⎫ PLANT autumn showy ground covers, color spots, and shrubs as they are in their full fall riotous splendor. Heuchera is an especially pretty perennial in its autumn robes offering foliage in a variety of textures, shapes, and colors.
⎫ SOW winter crops of Swiss chard, broccoli, beets, carrots, cauliflower, lettuce, peas, turnips, and spinach.
⎫ VISIT a vineyard to witness the golden and amber hues post harvest.
⎫ RAKE a pile of leaves. Let the kids frolic and kick, then add them to your compost pile. (Add the leaves, not the kids!)
⎫ ENJOY the fall foliage! Persimmons, pomegranates, and guava trees showcase their precious fruits. Savor the colors in anticipation of the holiday harvest next month.
⎫ SHARE your gratitude.
heuchera
May you celebrate a healthy, happy, and mouth-watering Thanksgiving with family and friends. Thank you so much for being loyal readers. Your thoughts and opinions are greatly appreciated.

Happy Gardening, Happy Growing!
Europe 2010 - 219
©2015
Cynthia Brian
The Goddess Gardener
Starstyle® Productions, llc
Cynthia@GoddessGardener.com
www.GoddessGardener.com
925-377-STAR
Tune into Cynthia’s Radio show at www.StarStyleRadio.net
I am available as a speaker, designer, and consultant.

Read more Here
gourds
Cynthia Brian is a New York Times best selling author, speaker, coach, and host of the radio show, StarStyle®-Be the Star You Are!® broadcasting live every Wednesday from 4-5pm PT on the Voice America Network.. She also is the creator and producer of Express Yourself!™ Teen Radio and Executive Director of Be the Star You Are!® 501c3 charity.

A Dad’s Dream

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Empowerment
A Dad’s Dream

cyn-dad's garden

Digging Deep-Gardening with Cynthia Brian

A Dad’s Dream, a Mom’s Desire

“The most beautiful view is the one I share with you.”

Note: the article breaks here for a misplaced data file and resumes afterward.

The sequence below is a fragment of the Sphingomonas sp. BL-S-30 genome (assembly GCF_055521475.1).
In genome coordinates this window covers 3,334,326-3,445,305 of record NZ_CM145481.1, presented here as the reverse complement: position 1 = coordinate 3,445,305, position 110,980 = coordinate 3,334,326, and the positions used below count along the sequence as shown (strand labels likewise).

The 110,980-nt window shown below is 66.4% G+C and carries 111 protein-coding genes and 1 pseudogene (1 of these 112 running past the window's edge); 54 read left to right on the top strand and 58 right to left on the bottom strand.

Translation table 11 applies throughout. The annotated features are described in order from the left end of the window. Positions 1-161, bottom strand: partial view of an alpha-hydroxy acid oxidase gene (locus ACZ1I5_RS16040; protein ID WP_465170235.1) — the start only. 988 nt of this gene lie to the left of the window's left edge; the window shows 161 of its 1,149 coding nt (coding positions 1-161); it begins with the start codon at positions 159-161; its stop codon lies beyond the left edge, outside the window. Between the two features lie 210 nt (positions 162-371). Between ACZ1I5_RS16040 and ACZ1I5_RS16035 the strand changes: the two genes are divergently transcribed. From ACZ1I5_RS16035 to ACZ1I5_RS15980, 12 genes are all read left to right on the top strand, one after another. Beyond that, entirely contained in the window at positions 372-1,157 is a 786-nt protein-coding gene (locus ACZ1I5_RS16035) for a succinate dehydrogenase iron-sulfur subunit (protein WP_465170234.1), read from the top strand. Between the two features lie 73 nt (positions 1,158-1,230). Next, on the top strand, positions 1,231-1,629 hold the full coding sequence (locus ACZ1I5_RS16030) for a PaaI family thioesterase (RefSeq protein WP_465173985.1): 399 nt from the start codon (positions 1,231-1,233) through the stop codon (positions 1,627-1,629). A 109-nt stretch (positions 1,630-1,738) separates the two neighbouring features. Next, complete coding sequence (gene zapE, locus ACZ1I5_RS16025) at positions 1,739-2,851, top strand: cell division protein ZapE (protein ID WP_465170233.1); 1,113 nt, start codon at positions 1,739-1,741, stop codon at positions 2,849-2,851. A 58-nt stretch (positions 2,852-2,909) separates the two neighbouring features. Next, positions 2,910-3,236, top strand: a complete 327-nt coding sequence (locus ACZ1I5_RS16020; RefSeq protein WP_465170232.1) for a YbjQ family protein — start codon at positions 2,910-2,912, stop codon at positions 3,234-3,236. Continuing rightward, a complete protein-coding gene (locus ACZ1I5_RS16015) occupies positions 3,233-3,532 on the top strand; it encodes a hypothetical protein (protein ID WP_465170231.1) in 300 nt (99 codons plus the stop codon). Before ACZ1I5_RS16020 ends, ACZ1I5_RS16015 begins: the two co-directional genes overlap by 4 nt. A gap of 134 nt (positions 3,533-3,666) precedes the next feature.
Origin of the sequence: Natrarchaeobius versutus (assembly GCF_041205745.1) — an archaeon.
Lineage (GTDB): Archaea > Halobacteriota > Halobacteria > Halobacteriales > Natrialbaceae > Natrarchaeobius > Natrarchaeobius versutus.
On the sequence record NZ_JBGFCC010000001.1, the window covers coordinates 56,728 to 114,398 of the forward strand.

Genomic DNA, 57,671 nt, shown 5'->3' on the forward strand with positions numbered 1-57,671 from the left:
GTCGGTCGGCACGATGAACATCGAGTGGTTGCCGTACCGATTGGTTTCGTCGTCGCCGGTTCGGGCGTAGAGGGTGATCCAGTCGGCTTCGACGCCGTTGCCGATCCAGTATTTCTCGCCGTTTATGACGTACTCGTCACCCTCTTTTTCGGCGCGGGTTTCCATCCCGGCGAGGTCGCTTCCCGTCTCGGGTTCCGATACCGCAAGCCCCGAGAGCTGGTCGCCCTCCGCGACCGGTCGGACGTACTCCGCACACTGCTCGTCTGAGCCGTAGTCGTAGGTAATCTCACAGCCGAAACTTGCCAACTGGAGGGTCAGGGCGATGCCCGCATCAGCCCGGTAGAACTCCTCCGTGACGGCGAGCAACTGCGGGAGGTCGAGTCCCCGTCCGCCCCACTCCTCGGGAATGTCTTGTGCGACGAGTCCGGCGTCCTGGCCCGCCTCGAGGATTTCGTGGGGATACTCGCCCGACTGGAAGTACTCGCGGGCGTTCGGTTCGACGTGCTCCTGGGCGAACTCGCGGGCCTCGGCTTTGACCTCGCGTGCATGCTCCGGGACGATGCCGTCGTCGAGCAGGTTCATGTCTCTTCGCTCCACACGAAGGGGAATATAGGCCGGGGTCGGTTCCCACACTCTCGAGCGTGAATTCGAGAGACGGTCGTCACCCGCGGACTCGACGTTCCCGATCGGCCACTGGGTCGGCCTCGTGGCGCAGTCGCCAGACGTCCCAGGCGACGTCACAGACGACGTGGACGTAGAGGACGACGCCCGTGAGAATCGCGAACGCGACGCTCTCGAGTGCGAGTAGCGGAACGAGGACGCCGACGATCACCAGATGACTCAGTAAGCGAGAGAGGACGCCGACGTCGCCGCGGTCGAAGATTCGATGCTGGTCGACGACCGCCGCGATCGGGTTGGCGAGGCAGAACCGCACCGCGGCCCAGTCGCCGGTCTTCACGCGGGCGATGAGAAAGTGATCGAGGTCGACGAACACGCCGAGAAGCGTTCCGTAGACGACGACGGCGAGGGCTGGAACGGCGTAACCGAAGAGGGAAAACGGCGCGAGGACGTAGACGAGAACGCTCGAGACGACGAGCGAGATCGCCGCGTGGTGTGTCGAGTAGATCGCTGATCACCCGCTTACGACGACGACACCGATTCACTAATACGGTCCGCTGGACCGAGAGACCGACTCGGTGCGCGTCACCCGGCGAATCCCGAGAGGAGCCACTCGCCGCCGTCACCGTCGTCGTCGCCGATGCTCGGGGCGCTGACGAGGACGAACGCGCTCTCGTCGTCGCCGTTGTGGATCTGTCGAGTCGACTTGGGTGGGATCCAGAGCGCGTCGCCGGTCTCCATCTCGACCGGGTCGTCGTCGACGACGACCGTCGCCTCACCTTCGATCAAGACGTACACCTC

~ Source unknown
Two decades ago, a San Francisco family made their way across the bridge in search of a quiet neighborhood, warm weather, and good schools within easy access of the freeway. At the top of a private drive in Lamorinda, Pam’s instinct encouraged her to place a bid on the first house she saw-a stylish Cape Cod backed up to a hill of majestic oaks with plenty of privacy on ¾ of an acre. When Bob saw the property, though it was overgrown with poison oak, blackberry bushes, and brush, he could visualize the garden of his dreams. Together they envisioned a landscape that would look like it had always existed in nature, albeit, with a little help from a professional. The property was cleared of weeds and debris, deer fencing was erected, new topsoil was delivered, and the design was executed.

Pam's pond

The family wanted a babbling brook that cascaded into a pond. Forty tons of boulders were trucked in from a Napa quarry and lifted by crane over the house since there was no access to the backyard. The stream springs from the top of the hill property, flowing over river rocks surrounded by ferns, hellebores, trailing geraniums, grasses, and a plethora of lush specimens until it splashes into the pool where friendly koi gather and a turtle named Flash sleeps beneath the water lilies.
Off the master bedroom, they planted a formal rose garden in the French chateau style bordered by a clipped boxwood hedge. They kept the original brick patio and outdoor fireplace near the house while creating meandering paths that wind up and down the hill opening unto unexpected garden rooms. Three spectacular Japanese maples and three madrones anchor the design, offering year round form, structure, and color. Drifts of hydrangea, rhododendrons, azaleas, agapanthus, hostas, daisies, carnations, and various ground covers fill the background. The gardener in the family, Bob, enjoys experimenting with a variety of specimens. He has created a berry patch with raspberries, blueberries, boysenberries, and blackberries. Around another bend, he grows citrus, including a healthy kefir lime plus trees of apple, plum, and fig. At the top of the hill, beans, tomatoes, horseradish, herbs, pumpkins, potatoes, asparagus, and peppers thrive. An underground spring augments their watering system. Bob’s efficient home built compost bin resides outside the fence, ready to nourish the garden organically.